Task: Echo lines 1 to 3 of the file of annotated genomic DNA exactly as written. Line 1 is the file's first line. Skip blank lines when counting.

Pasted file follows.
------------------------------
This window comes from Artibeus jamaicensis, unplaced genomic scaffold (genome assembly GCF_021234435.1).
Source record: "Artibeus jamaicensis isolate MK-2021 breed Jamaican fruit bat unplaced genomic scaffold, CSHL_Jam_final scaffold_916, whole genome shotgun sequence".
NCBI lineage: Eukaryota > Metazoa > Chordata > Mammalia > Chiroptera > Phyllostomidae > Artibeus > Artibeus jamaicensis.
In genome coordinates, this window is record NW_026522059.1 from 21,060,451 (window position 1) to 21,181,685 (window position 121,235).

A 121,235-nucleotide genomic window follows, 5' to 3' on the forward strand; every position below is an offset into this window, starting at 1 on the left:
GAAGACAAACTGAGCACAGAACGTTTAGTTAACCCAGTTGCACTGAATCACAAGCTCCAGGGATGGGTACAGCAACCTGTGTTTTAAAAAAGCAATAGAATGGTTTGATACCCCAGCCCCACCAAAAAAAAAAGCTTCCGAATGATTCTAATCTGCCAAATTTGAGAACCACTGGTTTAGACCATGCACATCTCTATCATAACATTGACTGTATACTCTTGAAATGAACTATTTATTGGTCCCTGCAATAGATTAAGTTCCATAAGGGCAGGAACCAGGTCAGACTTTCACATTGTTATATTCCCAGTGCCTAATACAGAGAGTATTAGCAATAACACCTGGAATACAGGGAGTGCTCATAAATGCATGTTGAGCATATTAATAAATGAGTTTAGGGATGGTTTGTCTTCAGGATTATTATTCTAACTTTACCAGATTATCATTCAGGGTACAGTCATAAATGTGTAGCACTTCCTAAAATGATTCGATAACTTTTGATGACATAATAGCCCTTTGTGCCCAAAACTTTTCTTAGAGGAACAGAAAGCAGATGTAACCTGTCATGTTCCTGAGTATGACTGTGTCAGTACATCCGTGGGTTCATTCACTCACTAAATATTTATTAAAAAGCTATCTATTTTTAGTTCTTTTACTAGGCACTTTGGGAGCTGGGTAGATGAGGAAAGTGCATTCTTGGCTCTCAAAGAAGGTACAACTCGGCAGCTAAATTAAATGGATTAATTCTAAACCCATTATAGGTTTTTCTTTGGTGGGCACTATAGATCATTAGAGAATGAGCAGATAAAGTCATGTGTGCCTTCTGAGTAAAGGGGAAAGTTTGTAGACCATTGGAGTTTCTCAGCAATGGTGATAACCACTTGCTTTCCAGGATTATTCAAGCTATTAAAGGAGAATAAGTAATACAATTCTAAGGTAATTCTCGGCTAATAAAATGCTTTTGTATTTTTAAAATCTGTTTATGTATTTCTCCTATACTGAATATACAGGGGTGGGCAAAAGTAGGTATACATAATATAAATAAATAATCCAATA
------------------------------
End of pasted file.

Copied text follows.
This window comes from Artibeus jamaicensis, unplaced genomic scaffold (genome assembly GCF_021234435.1).
Source record: "Artibeus jamaicensis isolate MK-2021 breed Jamaican fruit bat unplaced genomic scaffold, CSHL_Jam_final scaffold_916, whole genome shotgun sequence".
NCBI lineage: Eukaryota > Metazoa > Chordata > Mammalia > Chiroptera > Phyllostomidae > Artibeus > Artibeus jamaicensis.